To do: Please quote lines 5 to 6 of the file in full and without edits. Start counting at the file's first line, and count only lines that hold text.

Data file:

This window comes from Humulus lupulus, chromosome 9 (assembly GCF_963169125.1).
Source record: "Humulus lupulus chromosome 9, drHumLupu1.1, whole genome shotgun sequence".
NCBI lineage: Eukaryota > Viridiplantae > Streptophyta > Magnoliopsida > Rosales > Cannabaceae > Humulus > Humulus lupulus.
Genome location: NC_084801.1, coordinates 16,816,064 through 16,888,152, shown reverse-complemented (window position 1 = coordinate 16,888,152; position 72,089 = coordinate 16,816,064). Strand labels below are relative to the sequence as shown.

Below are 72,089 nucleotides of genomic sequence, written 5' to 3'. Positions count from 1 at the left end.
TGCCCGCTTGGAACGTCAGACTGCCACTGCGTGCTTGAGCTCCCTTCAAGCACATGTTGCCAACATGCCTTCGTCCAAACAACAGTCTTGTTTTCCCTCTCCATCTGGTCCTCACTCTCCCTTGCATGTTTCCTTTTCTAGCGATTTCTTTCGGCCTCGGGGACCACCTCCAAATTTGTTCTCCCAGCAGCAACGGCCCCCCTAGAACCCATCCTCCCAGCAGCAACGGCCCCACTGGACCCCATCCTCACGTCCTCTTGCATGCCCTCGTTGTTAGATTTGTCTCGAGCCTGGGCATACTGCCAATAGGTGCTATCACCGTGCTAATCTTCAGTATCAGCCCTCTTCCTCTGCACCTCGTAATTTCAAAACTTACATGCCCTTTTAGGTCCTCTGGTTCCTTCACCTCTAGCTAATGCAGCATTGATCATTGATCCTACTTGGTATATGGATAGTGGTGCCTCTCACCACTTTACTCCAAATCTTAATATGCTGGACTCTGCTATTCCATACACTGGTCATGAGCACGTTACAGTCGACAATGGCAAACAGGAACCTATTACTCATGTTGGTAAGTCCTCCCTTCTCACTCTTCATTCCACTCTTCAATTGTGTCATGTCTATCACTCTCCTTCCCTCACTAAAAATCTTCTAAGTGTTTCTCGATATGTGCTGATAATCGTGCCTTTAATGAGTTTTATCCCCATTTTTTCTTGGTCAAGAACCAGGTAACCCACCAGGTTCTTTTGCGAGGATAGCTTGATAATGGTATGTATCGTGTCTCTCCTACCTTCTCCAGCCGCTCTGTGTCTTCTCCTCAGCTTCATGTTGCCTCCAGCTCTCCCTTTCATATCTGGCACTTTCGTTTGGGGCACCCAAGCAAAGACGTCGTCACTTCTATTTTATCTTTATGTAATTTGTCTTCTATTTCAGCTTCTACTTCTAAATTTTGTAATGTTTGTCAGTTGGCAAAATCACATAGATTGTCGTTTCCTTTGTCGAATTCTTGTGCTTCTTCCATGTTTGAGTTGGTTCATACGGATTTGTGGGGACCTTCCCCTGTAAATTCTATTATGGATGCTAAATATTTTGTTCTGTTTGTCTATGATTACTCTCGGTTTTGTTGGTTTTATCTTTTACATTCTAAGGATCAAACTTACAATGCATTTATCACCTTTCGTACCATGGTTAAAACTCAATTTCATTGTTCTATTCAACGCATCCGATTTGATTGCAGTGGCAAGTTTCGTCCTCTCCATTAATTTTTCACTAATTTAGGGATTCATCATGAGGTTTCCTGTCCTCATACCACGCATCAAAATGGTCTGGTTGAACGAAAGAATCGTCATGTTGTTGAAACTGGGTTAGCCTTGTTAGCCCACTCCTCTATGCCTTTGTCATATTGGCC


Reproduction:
Below are 72,089 nucleotides of genomic sequence, written 5' to 3'. Positions count from 1 at the left end.
TGCCCGCTTGGAACGTCAGACTGCCACTGCGTGCTTGAGCTCCCTTCAAGCACATGTTGCCAACATGCCTTCGTCCAAACAACAGTCTTGTTTTCCCTCTCCATCTGGTCCTCACTCTCCCTTGCATGTTTCCTTTTCTAGCGATTTCTTTCGGCCTCGGGGACCACCTCCAAATTTGTTCTCCCAGCAGCAACGGCCCCCCTAGAACCCATCCTCCCAGCAGCAACGGCCCCACTGGACCCCATCCTCACGTCCTCTTGCATGCCCTCGTTGTTAGATTTGTCTCGAGCCTGGGCATACTGCCAATAGGTGCTATCACCGTGCTAATCTTCAGTATCAGCCCTCTTCCTCTGCACCTCGTAATTTCAAAACTTACATGCCCTTTTAGGTCCTCTGGTTCCTTCACCTCTAGCTAATGCAGCATTGATCATTGATCCTACTTGGTATATGGATAGTGGTGCCTCTCACCACTTTACTCCAAATCTTAATATGCTGGACTCTGCTATTCCATACACTGGTCATGAGCACGTTACAGTCGACAATGGCAAACAGGAACCTATTACTCATGTTGGTAAGTCCTCCCTTCTCACTCTTCATTCCACTCTTCAATTGTGTCATGTCTATCACTCTCCTTCCCTCACTAAAAATCTTCTAAGTGTTTCTCGATATGTGCTGATAATCGTGCCTTTAATGAGTTTTATCCCCATTTTTTCTTGGTCAAGAACCAGGTAACCCACCAGGTTCTTTTGCGAGGATAGCTTGATAATGGTATGTATCGTGTCTCTCCTACCTTCTCCAGCCGCTCTGTGTCTTCTCCTCAGCTTCATGTTGCCTCCAGCTCTCCCTTTCATATCTGGCACTTTCGTTTGGGGCACCCAAGCAAAGACGTCGTCACTTCTATTTTATCTTTATGTAATTTGTCTTCTATTTCAGCTTCTACTTCTAAATTTTGTAATGTTTGTCAGTTGGCAAAATCACATAGATTGTCGTTTCCTTTGTCGAATTCTTGTGCTTCTTCCATGTTTGAGTTGGTTCATACGGATTTGTGGGGACCTTCCCCTGTAAATTCTATTATGGATGCTAAATATTTTGTTCTGTTTGTCTATGATTACTCTCGGTTTTGTTGGTTTTATCTTTTACATTCTAAGGATCAAACTTACAATGCATTTATCACCTTTCGTACCATGGTTAAAACTCAATTTCATTGTTCTATTCAACGCATCCGATTTGATTGCAGTGGCAAGTTTCGTCCTCTCCATTAATTTTTCACTAATTTAGGGATTCATCATGAGGTTTCCTGTCCTCATACCACGCATCAAAATGGTCTGGTTGAACGAAAGAATCGTCATGTTGTTGAAACTGGGTTAGCCTTGTTAGCCCACTCCTCTATGCCTTTGTCATATTGGCC